Tech Tuesday: Securing Online Data


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Last week I showed you how to track your data like the NSA with Immersion, a program that digs through your gmail account. This week  I’ve found an article, How to hide your data from Internet snoops,  by  Doug Gross, CNN, that shows you how to encrypt your email and online data, internet surfing, etc, from prying eyes.  One easy way to do this is through Encryption.  “Encryption is a method of securing your files, including e-mail, by encoding it so that the intended recipient can read it, but anyone who may intercept the message along the way cannot.” Doug states, in a nutshell:

A “secure sockets layer” (SSL) provides a layer of security during everything from Web browsing to text messaging. Many major websites offer the option of using a secure connection all the time. Williamson and other security experts suggest doing this when given the option.

If not — sometimes it can be as easy as tweaking “http” to “https” in your browser’s address bar.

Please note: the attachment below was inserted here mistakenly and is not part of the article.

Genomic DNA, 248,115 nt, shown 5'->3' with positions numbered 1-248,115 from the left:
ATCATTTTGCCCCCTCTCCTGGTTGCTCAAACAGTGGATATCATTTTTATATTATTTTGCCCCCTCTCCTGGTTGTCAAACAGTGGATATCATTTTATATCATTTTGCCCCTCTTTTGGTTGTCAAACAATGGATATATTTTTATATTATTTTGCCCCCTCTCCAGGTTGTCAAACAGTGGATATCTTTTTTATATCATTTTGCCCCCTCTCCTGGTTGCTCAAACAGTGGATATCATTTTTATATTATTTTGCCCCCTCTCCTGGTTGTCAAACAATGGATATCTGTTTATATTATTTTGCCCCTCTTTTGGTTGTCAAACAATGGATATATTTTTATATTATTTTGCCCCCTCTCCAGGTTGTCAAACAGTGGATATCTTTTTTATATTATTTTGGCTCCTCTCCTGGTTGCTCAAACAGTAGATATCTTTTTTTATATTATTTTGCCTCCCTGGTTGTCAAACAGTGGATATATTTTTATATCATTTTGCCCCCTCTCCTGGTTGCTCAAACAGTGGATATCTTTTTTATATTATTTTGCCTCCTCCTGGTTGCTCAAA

Most major e-mail services, like Outlook and Gmail, offer some form of encryption. Check your e-mail’s security settings for options.

But for people who are really worried about their e-mails being intercepted — and that’s always just an unsecured network and an eager hacker away — Williamson suggests buying encryption software.

In effect, disk encryption scrambles everything stored to your computer, requiring a password or other approved recovery tool to decode it. So, if your computer falls into the wrong hands, all won’t be lost.

So, using email encryption, secure web browsers and encrypting your harddrive in case you lose your computer.

 

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